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New methods for new materials

Periodic Reporting for period 1 - NEW4NEW (New methods for new materials)

Reporting period: 2015-04-01 to 2017-03-31

Computational modelling of molecules and materials has had a great impact on understanding experimental observations.
A prominent example are chemical reactions where modelling allows one to follow the motion of atoms and to obtain
a detailed insight into the process. However, to model chemical reactions, electrons need to be described using quantum mechanics.
Moreover, to simulate a given process reliably, both strong chemical bonds and weak van der Waals interactions need to be described
with a high accuracy. This is a great challenge for the methods that are currently being used, such as the density functional theory (DFT).
One class of systems where this issue is particularly important are porous materials, such as zeolites.
Zeolites are important industrial catalysts and also perspective materials for gas separation.
During the catalytic process, molecules interact first weakly with the zeolite before chemical reaction takes place.
Therefore, if we want to further improve the function of porous materials or develop new ones with desired chemical activity,
we need to be able to model reliably both strong and weak interactions.
The development of methods that could be used to obtain reliable data for studies of reactions in zeolites is the main goal
of the current project. This goal will be achieved by developing and implementing most promising DFT approximations for the
treatment of strong interactions and combining them with state-of-the-art methods for the treatment of weak forces.
Moreover, understanding the strong and weak points of various methods when applied to processes in zeolites will help us
to identify the scheme that could serve as the workhorse method for the next generation of studies.
During the project we implemented and tested different quantum chemistry methods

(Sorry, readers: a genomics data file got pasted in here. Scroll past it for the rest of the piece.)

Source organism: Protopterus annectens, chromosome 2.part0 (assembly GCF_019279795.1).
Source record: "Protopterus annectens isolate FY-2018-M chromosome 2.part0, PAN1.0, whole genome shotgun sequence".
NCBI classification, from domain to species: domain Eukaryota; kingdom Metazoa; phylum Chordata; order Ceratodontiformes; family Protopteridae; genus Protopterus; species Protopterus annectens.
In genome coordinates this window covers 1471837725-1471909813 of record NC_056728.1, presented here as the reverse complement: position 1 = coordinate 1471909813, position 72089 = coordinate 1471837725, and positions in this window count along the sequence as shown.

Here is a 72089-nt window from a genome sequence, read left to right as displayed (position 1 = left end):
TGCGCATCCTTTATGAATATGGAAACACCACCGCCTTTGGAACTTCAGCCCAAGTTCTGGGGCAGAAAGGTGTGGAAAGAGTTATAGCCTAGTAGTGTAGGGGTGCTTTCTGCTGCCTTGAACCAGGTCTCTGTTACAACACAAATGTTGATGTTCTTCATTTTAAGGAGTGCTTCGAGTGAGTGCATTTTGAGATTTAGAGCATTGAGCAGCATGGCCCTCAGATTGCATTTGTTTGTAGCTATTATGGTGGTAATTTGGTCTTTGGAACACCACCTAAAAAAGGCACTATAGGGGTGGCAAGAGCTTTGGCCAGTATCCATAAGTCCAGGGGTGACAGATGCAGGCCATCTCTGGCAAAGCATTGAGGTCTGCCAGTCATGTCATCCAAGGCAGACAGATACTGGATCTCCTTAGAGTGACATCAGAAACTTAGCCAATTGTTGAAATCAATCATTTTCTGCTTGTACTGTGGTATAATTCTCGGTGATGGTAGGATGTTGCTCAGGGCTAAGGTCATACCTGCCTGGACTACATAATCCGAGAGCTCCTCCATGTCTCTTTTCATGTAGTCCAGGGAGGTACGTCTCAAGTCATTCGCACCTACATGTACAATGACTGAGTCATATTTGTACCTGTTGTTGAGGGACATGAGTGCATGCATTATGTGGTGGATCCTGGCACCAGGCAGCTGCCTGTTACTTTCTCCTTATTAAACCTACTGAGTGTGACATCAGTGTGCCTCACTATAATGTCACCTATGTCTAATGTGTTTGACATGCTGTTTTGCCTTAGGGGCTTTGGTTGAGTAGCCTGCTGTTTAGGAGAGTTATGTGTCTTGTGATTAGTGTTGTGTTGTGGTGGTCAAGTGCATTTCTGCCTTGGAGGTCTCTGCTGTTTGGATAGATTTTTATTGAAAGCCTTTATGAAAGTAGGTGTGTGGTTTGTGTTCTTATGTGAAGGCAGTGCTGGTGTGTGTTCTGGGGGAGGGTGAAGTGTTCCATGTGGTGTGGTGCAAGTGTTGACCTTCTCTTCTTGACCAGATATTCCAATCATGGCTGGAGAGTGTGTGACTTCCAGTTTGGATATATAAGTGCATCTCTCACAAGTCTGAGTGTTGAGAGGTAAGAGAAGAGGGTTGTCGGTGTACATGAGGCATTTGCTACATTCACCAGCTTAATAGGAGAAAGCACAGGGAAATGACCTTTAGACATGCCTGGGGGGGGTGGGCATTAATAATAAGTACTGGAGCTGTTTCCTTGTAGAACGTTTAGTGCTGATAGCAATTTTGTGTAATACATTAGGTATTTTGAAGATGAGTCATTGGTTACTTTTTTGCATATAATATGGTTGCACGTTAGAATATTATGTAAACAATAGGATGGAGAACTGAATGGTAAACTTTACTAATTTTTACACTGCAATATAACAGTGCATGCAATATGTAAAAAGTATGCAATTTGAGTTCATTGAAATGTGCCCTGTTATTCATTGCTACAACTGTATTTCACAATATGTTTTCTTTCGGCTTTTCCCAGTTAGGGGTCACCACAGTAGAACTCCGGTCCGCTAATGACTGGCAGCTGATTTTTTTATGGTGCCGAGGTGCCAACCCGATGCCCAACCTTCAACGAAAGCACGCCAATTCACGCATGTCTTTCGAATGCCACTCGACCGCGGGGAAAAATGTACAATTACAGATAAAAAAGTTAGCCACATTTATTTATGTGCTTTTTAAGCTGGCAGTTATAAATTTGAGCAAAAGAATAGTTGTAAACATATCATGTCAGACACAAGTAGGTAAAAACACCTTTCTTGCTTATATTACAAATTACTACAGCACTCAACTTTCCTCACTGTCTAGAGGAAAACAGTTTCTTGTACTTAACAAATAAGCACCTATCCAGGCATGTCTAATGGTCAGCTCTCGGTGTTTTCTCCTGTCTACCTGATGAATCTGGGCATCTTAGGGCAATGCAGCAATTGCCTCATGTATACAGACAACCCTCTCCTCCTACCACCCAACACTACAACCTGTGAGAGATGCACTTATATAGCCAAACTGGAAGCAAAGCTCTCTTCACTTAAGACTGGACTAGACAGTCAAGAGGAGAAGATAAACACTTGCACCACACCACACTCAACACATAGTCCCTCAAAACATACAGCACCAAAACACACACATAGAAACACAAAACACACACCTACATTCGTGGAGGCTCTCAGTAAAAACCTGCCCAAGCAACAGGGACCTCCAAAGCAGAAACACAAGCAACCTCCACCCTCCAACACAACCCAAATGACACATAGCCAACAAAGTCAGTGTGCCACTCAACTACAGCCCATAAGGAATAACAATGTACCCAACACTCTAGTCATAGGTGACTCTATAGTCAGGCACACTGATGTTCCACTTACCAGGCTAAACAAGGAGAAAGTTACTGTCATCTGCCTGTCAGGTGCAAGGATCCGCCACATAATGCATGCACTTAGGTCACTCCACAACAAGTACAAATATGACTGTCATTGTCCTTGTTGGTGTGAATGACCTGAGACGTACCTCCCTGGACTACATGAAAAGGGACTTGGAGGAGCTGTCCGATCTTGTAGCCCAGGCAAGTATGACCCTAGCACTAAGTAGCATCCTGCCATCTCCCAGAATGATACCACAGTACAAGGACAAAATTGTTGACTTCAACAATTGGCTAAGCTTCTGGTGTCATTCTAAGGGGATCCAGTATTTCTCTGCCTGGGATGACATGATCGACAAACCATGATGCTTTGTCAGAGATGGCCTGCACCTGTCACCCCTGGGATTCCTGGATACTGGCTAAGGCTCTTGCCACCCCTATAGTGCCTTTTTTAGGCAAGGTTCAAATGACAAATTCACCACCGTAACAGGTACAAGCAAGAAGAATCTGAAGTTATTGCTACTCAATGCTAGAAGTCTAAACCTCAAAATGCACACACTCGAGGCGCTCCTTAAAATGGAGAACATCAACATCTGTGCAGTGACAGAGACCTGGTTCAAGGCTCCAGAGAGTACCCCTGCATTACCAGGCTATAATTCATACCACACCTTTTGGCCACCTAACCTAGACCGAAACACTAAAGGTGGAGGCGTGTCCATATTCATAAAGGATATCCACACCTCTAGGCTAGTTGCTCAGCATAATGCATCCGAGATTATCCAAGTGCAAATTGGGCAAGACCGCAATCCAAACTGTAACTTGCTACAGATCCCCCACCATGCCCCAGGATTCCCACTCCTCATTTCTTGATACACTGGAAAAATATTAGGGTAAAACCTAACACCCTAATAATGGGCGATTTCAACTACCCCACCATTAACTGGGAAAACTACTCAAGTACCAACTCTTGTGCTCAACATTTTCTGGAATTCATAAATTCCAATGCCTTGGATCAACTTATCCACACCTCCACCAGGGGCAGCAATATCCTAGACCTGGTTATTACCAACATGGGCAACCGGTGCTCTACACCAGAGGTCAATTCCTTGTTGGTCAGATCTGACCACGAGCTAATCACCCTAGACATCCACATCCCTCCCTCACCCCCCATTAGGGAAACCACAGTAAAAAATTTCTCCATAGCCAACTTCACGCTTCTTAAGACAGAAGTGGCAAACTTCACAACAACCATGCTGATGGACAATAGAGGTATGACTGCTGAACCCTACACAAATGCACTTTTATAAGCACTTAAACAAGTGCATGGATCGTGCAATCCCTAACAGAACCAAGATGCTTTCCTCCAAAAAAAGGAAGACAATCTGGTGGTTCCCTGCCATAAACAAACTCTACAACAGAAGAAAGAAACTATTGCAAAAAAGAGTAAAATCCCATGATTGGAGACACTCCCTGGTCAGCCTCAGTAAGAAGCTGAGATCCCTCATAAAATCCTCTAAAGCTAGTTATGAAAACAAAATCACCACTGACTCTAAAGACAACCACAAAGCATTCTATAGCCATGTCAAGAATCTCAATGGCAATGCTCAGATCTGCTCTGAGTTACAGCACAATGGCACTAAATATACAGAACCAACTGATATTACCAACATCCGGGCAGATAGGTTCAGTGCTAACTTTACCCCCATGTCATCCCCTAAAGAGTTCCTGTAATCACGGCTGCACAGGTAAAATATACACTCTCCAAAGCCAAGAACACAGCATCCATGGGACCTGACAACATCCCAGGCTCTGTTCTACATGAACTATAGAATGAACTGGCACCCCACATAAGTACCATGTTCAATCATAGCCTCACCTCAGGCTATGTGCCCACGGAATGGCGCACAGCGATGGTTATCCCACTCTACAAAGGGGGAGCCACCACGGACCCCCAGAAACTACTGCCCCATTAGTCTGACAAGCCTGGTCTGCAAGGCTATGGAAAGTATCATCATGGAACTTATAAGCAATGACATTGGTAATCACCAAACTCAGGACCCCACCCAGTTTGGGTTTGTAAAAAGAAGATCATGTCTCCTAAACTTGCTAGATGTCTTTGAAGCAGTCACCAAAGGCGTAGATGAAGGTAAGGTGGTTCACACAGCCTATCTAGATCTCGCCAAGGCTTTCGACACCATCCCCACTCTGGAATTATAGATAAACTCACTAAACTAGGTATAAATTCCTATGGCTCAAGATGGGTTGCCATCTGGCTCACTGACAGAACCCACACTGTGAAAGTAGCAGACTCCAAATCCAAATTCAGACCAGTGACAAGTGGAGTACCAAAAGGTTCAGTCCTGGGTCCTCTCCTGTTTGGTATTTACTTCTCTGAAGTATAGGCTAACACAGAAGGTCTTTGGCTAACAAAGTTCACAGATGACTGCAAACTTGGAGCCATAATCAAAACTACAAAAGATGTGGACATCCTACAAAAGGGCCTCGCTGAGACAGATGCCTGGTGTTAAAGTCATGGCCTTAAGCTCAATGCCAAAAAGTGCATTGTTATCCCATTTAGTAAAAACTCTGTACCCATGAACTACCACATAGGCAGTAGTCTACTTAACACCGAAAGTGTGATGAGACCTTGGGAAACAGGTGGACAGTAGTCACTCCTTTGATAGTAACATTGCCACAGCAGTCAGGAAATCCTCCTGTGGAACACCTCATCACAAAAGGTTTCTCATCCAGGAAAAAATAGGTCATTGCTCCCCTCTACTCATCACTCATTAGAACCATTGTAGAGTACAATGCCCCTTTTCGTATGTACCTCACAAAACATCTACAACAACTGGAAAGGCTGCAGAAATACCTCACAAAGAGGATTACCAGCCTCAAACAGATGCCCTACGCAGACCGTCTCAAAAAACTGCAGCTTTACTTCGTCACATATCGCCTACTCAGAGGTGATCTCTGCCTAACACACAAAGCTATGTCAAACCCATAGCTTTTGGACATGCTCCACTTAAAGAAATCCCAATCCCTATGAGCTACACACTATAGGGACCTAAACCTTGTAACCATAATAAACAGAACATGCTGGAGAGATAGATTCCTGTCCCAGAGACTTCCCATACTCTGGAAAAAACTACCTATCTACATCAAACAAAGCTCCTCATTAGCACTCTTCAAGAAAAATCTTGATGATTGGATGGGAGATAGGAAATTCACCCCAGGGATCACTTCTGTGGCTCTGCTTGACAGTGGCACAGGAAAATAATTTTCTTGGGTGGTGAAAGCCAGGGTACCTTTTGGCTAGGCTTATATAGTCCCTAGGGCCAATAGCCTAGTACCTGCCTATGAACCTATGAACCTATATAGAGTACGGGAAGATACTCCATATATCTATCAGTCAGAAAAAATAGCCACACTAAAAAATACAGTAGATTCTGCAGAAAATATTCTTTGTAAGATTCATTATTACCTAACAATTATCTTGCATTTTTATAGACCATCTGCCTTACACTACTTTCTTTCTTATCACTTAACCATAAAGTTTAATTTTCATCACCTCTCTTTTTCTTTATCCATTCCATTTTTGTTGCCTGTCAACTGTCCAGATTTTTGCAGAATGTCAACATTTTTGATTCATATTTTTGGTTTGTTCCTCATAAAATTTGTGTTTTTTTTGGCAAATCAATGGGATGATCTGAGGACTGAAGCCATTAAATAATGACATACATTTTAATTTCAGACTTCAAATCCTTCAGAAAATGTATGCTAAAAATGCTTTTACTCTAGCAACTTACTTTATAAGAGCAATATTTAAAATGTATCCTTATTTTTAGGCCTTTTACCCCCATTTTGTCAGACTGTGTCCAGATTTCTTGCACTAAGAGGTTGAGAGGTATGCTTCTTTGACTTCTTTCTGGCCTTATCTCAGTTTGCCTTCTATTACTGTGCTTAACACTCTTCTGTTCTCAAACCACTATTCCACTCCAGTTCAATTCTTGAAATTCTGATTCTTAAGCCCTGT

with the goal of identifying a promising scheme for the treatment of adsorption
and reactions of molecules in zeolites. Namely, we first added the necessary
computer routines to perform calculations with the so-called mid-range DFT
functionals into the VASP code. Unfortunately, tests with different such
functionals showed no clear winner and method that would lead to substantially
improved results.
In further work, we developed a test set for the adsorption of small molecules in
zeolites. For this dataset we obtained adsorption energies with state-of-the-art
dispersion corrected DFT functionals, the random phase approximation with singles
excitations scheme (RPA+SE), that we developed and implemented right before the
start of the MSC grant, and with the MP2 approach, which is usually considered to
offer reference quality results for adsorption in zeolites. We found that the
RPA+SE method gives results very similar to those obtained with MP2. To identify,
which one of these methods is actually better, we created an additional test
set for finite clusters cut out of the material. This allowed our collaborators
to obtain reference quality adsorption energies with the coupled cluster scheme.
These data show that the RPA with singles outperforms MP2 for the problem.